upon a petitioner’s constitutional claim. See O’Sullivan, 526 U.S. at 842; Picard v. Connor, 404
U.S. 270, 275-77 (1971), cited in Duncan v. Henry, 513 U.S. 364, 365 (1995), and Anderson v.
Harless, 459 U.S. 4, 6 (1982). To fulfill the exhaustion requirement, a petitioner must have fairly
presented his federal claims to all levels of the state appellate system, including the state’s highest
court. Duncan, 513 U.S. at 365-66; Wagner v. Smith, 581 F.3d 410, 414 (6th Cir. 2009); Hafley
v. Sowders, 902 F.2d 480, 483 (6th Cir. 1990). “[S]tate prisoners must give the state courts one
full opportunity to resolve any constitutional issues by invoking one complete round of the State’s
established appellate review process.” O’Sullivan, 526 U.S. at 845. The district court can and
must raise the exhaustion issue sua sponte when it clearly appears that habeas claims have not
been presented to the state courts. See Prather v. Rees, 822 F.2d 1418, 1422 (6th Cir. 1987); Allen,
424 F.2d at 138-39.
Petitioner bears the burden of showing exhaustion. See Rust v. Zent, 17 F.3d 155,
160 (6th Cir. 1994).
Petitioner has submitted his Michigan Court of Appeals Standard 4
Supplemental Brief 1 and two applications for leave to appeal filed in the Michigan Supreme Court:
one filed by counsel and one filed by Petitioner under Standard 4. Petitioner’s Standard 4 filing
in the Michigan Supreme Court reveals that he did not raise habeas issue XI, regarding witness
Bernadette Stover, in the Michigan Court of Appeals. (Pet’r’s Standard 4 Appl. for Leave to
Appeal, ECF No. 1-1, PageID.130.) Because Petitioner did not raise the issue in the Michigan
Court of Appeals, he has failed to satisfy the exhaustion requirement.
Michigan Supreme Court Administrative Order 2004-6 sets forth minimum standards for indigent criminal appellate
defense services. Standard 4 requires counsel to inform a defendant of his right to present claims that counsel will not
present in a brief filed in propria persona. Mich. Admin. Order No. 2004-6.
An applicant has not exhausted available state remedies if he has the right under
state law to raise, by any available procedure, the question presented. 28 U.S.C. § 2254(c).
Petitioner has at least one available procedure by which to raise the issues he has presented in this
application. He may file a motion for relief from judgment under MICH. CT. R. 6.500 et seq. Under
Michigan law, one such motion may be filed after August 1, 1995. MICH. CT. R. 6.502(G)(1).
Petitioner has not yet filed his one allotted motion. (Pet., ECF No. 1, PageID.3.) Therefore, the
Court concludes that he has at least one available state remedy. In order to properly exhaust his
claim, Petitioner must file a motion for relief from judgment in the Muskegon County Circuit
Court. If his motion is denied by the circuit court, Petitioner must appeal that decision to the
Michigan Court of Appeals and the Michigan Supreme Court. See Duncan v. Henry, 513 U.S. at
Because Petitioner has some claims that are exhausted and one that is not, his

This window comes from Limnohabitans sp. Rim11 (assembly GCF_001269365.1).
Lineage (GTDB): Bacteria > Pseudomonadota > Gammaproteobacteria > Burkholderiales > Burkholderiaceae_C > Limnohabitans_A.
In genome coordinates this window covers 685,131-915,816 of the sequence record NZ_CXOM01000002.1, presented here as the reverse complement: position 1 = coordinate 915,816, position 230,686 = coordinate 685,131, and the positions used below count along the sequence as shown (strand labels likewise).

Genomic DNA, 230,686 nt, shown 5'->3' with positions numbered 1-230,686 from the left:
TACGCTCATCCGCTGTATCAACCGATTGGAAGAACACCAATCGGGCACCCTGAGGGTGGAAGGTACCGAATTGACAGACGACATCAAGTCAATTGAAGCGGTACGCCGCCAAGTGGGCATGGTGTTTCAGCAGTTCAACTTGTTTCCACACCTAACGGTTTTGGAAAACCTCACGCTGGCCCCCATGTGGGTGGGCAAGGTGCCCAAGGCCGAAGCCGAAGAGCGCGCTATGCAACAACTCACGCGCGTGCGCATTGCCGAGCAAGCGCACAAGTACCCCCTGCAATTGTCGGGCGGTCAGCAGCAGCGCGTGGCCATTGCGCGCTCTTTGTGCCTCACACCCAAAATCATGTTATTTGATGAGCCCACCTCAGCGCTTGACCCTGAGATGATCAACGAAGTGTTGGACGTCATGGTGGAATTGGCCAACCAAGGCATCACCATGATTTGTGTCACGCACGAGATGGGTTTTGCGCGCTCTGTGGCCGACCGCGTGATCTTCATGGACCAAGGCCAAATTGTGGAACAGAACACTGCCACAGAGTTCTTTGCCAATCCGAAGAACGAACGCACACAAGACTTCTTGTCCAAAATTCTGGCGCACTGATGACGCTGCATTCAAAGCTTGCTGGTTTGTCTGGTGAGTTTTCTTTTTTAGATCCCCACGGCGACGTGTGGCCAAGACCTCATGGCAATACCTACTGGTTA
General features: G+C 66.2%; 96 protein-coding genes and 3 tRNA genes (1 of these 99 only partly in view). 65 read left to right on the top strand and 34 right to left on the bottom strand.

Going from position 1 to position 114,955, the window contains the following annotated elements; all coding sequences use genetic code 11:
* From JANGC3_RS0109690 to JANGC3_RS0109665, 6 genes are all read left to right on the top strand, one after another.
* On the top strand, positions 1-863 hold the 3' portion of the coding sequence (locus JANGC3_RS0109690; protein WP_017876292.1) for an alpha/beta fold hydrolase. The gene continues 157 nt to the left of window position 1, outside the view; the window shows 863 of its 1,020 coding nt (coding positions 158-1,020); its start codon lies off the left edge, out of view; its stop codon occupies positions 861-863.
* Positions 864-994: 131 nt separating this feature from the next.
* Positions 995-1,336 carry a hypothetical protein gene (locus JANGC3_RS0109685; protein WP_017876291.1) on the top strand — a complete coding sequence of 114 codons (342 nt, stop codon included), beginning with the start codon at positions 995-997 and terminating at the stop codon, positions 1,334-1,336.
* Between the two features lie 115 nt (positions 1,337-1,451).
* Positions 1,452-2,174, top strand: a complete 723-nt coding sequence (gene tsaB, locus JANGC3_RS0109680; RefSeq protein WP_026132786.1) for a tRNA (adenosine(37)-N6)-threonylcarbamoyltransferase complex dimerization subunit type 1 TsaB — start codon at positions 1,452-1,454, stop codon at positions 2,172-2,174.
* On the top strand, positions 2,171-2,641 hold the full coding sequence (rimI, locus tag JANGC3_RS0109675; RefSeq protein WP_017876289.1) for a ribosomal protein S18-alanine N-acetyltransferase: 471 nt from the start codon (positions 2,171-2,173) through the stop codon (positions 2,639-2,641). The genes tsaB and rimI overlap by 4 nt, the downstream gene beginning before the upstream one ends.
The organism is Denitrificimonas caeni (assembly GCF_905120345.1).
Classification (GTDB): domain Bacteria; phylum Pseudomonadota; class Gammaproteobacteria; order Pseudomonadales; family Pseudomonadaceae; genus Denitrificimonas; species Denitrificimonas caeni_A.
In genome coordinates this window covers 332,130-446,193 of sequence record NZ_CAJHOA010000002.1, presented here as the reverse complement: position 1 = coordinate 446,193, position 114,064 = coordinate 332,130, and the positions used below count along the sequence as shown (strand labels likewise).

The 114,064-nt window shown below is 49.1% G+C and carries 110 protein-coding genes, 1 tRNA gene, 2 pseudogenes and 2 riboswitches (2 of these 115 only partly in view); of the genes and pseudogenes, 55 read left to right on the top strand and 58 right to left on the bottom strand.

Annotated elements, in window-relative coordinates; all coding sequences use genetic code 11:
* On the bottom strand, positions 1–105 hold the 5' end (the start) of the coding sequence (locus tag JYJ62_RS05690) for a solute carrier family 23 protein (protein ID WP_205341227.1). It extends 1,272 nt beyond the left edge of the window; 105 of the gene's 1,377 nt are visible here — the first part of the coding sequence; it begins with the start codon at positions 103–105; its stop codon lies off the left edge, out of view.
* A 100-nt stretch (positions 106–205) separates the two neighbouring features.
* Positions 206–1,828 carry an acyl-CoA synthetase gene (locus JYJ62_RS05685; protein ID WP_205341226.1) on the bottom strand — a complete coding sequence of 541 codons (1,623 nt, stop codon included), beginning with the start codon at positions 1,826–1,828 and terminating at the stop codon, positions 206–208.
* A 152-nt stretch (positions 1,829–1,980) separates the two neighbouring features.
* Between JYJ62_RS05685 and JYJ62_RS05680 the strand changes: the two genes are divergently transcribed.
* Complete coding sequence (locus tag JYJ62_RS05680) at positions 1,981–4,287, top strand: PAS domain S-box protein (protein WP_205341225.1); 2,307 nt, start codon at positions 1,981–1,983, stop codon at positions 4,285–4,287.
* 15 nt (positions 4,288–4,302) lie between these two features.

petition is “mixed.” Under Rose v. Lundy, 455 U.S. 509, 522 (1982), district courts are directed
to dismiss mixed petitions without prejudice in order to allow petitioners to return to state court to
exhaust remedies. However, since the habeas statute was amended to impose a one-year statute
of limitations on habeas claims, see 28 U.S.C. § 2244(d)(1), dismissal without prejudice often
effectively precludes future federal habeas review. This is particularly true after the Supreme
Court ruled in Duncan v. Walker, 533 U.S. 167, 181-82 (2001), that the limitations period is not
tolled during the pendency of a federal habeas petition. As a result, the Sixth Circuit adopted a
stay-and-abeyance procedure to be applied to mixed petitions. See Palmer v. Carlton, 276 F.3d
777, 781 (6th Cir. 2002). In Palmer, the Sixth Circuit held that when the dismissal of a mixed
petition could jeopardize the timeliness of a subsequent petition, the district court should dismiss
only the unexhausted claims and stay further proceedings on the remaining portion until the
petitioner has exhausted his claims in the state court. Id.; see also Rhines v. Weber, 544 U.S. 269,
277 (2007) (approving stay-and-abeyance procedure); Griffin v. Rogers, 308 F.3d 647, 652 n.1
(6th Cir. 2002).
Petitioner’s application is subject to the one-year statute of limitations provided in
28 U.S.C. § 2244(d)(1). Under that provision, the one-year limitations period runs from “the date
on which the judgment became final by the conclusion of direct review or the expiration of the
time for seeking such review.” 28 U.S.C. § 2244(d)(1)(A). Petitioner appealed his conviction to
the Michigan Court of Appeals and the Michigan Supreme Court. The Michigan Supreme Court
denied his application on January 31, 2017. Petitioner did not petition for certiorari to the United
States Supreme Court (Pet., ECF No. 1, PageID.3), though the ninety-day period in which he could
have sought review in the United States Supreme Court is counted under § 2244(d)(1)(A). See
Bronaugh v. Ohio, 235 F.3d 280, 283 (6th Cir. 2000). The ninety-day period expired on May 1,